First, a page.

It’s spooky season and the best time of year to revisit some classic Hollywood horror films! This year, the Chicago Public Library–Austin-Irving Branch invited me to present my “A Hollywood Halloween” program as part of their 31 Days of Horror screenings. In advance of the programming series, I was interviewed by their branch manager, Lisa Roe. The interview is included here for your enjoyment.
Lisa: How did you first get into movies? Is there a specific film or actor/actress that really affected you in your youth?
Annette: Remember Blockbuster? When I was little, my dad would go to Blockbuster and check out classic comedies on VHS pretty often, like Our Gang/The Little Rascals or Laurel & Hardy. I enjoyed watching them so much that I figured anything black-and-white was going to be fabulous entertainment.
Judy Garland’s work was my gateway to classic films, though. I loved The Wizard of Oz (1939) when I was little. I pretended to be Dorothy and would imagine my Pomeranian as Toto. When I was about nine years old, my family got cable TV and I remember scrolling through the channels and coming across TCM. Strike Up the Band (1940)—a Mickey Rooney-Judy Garland film—was playing and it baffled my nine-year-old brain that Judy did something besides play Dorothy. I went to my local library and a librarian printed Judy’s filmography for me. I felt like I stumbled across a treasure trove of performances. It was through watching Judy’s work that I learned about so many of the other Golden Age stars.
Lisa: You have a fondness for the ‘golden age’ of Hollywood. What about this time is striking to you?
Annette: For one, the film industry today operates in a way that is so different than how it operated during Hollywood’s Golden Age. Major studios like MGM or Warner Bros. were working as part of the studio system, with these powerhouse studios being able to oversee the filmmaking and film distribution process with little to no reliance upon any third parties. That business model has its own pros and cons but is unique to that period. Additionally, it’s a wonderful thing that we are still discussing and studying the output of this era all these decades later. In the case of some of the silent films, it has been over a century since they were first screened and they are still powerful, entertaining, and worth examining. Artists are still being influenced by these films and talents (on and off the screen). Most importantly, audiences to this day are still being entertained by these films all over the world and across different generations.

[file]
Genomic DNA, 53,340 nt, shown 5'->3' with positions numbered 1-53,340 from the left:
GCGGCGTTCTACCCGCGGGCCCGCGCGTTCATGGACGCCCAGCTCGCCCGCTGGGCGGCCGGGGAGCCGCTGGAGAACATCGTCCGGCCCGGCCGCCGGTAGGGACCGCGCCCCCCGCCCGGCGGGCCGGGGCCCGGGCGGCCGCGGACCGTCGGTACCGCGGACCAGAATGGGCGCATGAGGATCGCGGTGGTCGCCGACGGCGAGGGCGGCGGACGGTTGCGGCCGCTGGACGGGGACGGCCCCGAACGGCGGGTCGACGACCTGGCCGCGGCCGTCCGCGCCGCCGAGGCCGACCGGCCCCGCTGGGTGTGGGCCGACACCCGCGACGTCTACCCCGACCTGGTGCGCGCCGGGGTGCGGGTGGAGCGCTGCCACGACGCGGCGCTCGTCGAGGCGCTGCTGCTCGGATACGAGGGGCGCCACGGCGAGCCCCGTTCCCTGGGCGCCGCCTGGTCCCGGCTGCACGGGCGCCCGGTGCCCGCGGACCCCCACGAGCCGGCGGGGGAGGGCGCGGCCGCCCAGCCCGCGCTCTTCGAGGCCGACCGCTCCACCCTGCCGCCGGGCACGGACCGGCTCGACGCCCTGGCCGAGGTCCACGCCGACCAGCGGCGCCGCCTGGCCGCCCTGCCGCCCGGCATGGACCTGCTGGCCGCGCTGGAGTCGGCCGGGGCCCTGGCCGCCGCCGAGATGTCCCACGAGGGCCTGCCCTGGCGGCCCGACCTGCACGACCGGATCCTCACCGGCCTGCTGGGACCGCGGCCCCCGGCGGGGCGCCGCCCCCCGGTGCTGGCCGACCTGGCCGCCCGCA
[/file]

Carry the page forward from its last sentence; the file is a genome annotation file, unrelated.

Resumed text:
Lisa: As a film professor, what is a course or series of films that you’ve always wanted to teach?
Annette: I would love to offer a course or a series about the films directed by Billy Wilder. I think that the performances he was able to elicit from actors and actresses of the Golden Age were especially memorable.
Lisa: Can you talk a little about the ‘Universal Monsters’ and their place in cinema history?
Annette: Universal helped bring these storied monsters to the screen in an artful and sometimes sympathetic way. The studio also helped shape the horror genre in America’s film output, being the first American studio to truly invest in the creation and development of horror films. Though the studio often drew from literature, they would also go on to create original stories and “monsters” as the years went on.
Lisa: Who would win in a battle between The Wolfman, Dracula, Frankenstein and bride, The Mummy & The Creature from the Black Lagoon?
Annette: I’m going with Dracula. The power of hypnosis would be a big plus for him—as long as the sun isn’t out!
Lisa: What are 3 horror films you think everyone should watch?
Annette: The Wolfman (1941), Cat People (1942), and The Creature from the Black Lagoon (1954).